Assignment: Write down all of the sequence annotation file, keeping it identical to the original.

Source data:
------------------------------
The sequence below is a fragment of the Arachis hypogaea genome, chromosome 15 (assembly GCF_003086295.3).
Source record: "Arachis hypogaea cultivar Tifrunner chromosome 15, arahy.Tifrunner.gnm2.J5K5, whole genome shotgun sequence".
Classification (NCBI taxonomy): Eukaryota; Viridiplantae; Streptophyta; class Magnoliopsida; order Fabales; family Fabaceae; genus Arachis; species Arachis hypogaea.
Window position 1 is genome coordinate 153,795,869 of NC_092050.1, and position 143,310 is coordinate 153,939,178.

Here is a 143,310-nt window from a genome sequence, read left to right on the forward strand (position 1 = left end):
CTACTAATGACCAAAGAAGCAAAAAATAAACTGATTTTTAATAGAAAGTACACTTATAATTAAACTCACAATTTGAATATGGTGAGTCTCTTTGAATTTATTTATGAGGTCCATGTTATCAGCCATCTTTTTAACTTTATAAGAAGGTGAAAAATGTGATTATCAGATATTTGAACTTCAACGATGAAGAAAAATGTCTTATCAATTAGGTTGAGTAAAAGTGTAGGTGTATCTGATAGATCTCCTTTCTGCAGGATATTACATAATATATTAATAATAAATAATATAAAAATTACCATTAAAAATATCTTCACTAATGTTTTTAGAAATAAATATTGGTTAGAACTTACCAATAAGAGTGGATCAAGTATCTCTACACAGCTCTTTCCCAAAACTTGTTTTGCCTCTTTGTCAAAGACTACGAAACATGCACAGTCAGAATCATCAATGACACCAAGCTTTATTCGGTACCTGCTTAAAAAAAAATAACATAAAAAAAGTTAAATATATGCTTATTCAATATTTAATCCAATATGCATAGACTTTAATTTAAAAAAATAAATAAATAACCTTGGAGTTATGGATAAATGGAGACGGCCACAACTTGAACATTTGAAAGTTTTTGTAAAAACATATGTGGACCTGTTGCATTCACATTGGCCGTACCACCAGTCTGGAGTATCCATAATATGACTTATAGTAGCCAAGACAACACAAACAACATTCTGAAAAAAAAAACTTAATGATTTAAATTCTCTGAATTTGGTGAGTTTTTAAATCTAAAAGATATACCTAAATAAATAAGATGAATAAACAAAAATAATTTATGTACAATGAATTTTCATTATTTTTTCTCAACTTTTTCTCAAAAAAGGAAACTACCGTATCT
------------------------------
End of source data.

The sequence below is a fragment of the Arachis hypogaea genome, chromosome 15 (assembly GCF_003086295.3).
Source record: "Arachis hypogaea cultivar Tifrunner chromosome 15, arahy.Tifrunner.gnm2.J5K5, whole genome shotgun sequence".
Classification (NCBI taxonomy): Eukaryota; Viridiplantae; Streptophyta; class Magnoliopsida; order Fabales; family Fabaceae; genus Arachis; species Arachis hypogaea.
Window position 1 is genome coordinate 153,795,869 of NC_092050.1, and position 143,310 is coordinate 153,939,178.

Here is a 143,310-nt window from a genome sequence, read left to right on the forward strand (position 1 = left end):
CTACTAATGACCAAAGAAGCAAAAAATAAACTGATTTTTAATAGAAAGTACACTTATAATTAAACTCACAATTTGAATATGGTGAGTCTCTTTGAATTTATTTATGAGGTCCATGTTATCAGCCATCTTTTTAACTTTATAAGAAGGTGAAAAATGTGATTATCAGATATTTGAACTTCAACGATGAAGAAAAATGTCTTATCAATTAGGTTGAGTAAAAGTGTAGGTGTATCTGATAGATCTCCTTTCTGCAGGATATTACATAATATATTAATAATAAATAATATAAAAATTACCATTAAAAATATCTTCACTAATGTTTTTAGAAATAAATATTGGTTAGAACTTACCAATAAGAGTGGATCAAGTATCTCTACACAGCTCTTTCCCAAAACTTGTTTTGCCTCTTTGTCAAAGACTACGAAACATGCACAGTCAGAATCATCAATGACACCAAGCTTTATTCGGTACCTGCTTAAAAAAAAATAACATAAAAAAAGTTAAATATATGCTTATTCAATATTTAATCCAATATGCATAGACTTTAATTTAAAAAAATAAATAAATAACCTTGGAGTTATGGATAAATGGAGACGGCCACAACTTGAACATTTGAAAGTTTTTGTAAAAACATATGTGGACCTGTTGCATTCACATTGGCCGTACCACCAGTCTGGAGTATCCATAATATGACTTATAGTAGCCAAGACAACACAAACAACATTCTGAAAAAAAAAACTTAATGATTTAAATTCTCTGAATTTGGTGAGTTTTTAAATCTAAAAGATATACCTAAATAAATAAGATGAATAAACAAAAATAATTTATGTACAATGAATTTTCATTATTTTTTCTCAACTTTTTCTCAAAAAAGGAAACTACCGTATCT